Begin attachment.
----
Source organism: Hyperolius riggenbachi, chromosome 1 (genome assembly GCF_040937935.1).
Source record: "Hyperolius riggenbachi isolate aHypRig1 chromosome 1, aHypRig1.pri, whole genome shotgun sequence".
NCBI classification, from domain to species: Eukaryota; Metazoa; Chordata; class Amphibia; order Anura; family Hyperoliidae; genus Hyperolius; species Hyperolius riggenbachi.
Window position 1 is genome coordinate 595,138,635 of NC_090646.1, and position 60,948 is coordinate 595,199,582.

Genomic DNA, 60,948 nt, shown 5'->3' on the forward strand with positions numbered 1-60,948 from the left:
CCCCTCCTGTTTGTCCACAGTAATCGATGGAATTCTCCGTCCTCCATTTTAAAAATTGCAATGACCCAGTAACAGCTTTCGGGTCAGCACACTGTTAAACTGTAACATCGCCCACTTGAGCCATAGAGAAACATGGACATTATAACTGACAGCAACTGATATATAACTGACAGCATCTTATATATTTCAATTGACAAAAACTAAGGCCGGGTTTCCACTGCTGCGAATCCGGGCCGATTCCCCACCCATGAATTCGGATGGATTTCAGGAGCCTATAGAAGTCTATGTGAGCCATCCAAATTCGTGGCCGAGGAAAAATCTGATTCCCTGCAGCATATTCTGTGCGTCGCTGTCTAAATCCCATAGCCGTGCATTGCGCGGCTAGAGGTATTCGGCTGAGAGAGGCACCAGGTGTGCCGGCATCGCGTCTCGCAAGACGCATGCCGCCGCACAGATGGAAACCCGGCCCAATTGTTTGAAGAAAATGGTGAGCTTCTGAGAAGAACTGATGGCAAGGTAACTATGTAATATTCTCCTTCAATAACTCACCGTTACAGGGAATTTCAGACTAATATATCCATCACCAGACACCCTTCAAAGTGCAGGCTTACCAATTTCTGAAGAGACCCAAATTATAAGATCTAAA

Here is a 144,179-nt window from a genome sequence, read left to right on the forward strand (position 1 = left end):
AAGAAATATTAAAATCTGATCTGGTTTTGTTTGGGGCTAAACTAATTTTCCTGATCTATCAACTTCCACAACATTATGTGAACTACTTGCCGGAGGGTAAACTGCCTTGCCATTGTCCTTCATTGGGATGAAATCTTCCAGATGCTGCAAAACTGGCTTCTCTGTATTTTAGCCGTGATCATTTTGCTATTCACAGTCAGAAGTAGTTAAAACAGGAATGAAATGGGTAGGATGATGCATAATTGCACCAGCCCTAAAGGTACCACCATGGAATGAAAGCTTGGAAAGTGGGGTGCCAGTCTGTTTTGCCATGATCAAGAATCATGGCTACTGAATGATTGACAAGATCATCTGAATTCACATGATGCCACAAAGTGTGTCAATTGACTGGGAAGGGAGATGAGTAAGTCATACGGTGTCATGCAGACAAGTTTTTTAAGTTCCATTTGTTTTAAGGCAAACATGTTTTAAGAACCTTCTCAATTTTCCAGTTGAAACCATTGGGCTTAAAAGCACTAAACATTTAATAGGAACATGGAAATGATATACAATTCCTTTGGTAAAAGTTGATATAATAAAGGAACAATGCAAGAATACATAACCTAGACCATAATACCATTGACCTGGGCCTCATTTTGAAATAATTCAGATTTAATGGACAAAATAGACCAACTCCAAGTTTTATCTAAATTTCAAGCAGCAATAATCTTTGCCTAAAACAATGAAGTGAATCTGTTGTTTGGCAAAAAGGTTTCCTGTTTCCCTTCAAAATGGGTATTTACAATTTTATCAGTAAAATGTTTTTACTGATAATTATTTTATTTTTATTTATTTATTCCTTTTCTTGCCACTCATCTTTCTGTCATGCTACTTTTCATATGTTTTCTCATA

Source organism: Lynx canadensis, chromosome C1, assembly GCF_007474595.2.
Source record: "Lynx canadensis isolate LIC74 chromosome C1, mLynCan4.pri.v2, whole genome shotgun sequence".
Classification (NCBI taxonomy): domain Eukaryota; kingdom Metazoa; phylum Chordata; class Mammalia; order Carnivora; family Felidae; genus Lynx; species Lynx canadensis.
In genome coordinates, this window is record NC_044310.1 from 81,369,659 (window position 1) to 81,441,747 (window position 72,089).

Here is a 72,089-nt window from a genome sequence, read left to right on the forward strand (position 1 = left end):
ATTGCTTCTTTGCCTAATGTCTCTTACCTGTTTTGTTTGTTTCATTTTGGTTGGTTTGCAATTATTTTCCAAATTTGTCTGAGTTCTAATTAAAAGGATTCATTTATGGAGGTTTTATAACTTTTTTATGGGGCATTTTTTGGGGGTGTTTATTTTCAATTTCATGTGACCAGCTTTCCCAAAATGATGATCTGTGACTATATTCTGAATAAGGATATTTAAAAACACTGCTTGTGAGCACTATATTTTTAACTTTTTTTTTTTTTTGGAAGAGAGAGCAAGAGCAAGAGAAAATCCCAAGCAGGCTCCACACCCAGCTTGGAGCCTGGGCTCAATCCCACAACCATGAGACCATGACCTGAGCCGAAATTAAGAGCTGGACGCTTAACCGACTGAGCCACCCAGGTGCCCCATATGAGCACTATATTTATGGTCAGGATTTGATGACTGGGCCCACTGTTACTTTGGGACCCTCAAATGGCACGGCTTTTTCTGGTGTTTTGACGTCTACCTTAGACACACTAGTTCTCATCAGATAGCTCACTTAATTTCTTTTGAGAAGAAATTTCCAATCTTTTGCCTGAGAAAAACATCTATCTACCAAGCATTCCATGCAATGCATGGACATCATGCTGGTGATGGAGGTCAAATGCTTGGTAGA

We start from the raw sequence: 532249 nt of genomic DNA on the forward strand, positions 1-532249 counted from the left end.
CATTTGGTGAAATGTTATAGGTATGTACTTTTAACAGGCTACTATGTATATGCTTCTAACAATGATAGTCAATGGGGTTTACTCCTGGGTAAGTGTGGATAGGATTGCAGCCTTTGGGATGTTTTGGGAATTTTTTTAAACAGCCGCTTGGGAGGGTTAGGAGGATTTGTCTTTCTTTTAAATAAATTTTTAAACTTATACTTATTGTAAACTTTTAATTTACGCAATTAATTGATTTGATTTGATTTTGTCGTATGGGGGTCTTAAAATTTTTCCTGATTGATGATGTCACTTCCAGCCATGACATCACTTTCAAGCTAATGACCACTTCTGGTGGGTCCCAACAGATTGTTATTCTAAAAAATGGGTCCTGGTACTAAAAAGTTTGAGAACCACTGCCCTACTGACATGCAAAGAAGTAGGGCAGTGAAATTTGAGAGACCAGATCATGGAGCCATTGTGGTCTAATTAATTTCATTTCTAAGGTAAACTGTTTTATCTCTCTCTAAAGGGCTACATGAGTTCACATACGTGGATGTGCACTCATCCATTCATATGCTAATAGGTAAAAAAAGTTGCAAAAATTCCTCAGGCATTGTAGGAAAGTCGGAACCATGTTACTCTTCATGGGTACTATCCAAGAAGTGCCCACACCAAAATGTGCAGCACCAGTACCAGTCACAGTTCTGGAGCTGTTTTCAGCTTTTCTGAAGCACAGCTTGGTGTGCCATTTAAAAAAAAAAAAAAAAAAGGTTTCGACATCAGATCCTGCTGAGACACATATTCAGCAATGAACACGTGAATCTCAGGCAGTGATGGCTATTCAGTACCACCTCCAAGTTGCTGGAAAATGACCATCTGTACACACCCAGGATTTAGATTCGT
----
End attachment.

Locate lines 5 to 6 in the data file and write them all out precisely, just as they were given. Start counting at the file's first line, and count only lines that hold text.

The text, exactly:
Genomic DNA, 60,948 nt, shown 5'->3' on the forward strand with positions numbered 1-60,948 from the left:
CCCCTCCTGTTTGTCCACAGTAATCGATGGAATTCTCCGTCCTCCATTTTAAAAATTGCAATGACCCAGTAACAGCTTTCGGGTCAGCACACTGTTAAACTGTAACATCGCCCACTTGAGCCATAGAGAAACATGGACATTATAACTGACAGCAACTGATATATAACTGACAGCATCTTATATATTTCAATTGACAAAAACTAAGGCCGGGTTTCCACTGCTGCGAATCCGGGCCGATTCCCCACCCATGAATTCGGATGGATTTCAGGAGCCTATAGAAGTCTATGTGAGCCATCCAAATTCGTGGCCGAGGAAAAATCTGATTCCCTGCAGCATATTCTGTGCGTCGCTGTCTAAATCCCATAGCCGTGCATTGCGCGGCTAGAGGTATTCGGCTGAGAGAGGCACCAGGTGTGCCGGCATCGCGTCTCGCAAGACGCATGCCGCCGCACAGATGGAAACCCGGCCCAATTGTTTGAAGAAAATGGTGAGCTTCTGAGAAGAACTGATGGCAAGGTAACTATGTAATATTCTCCTTCAATAACTCACCGTTACAGGGAATTTCAGACTAATATATCCATCACCAGACACCCTTCAAAGTGCAGGCTTACCAATTTCTGAAGAGACCCAAATTATAAGATCTAAA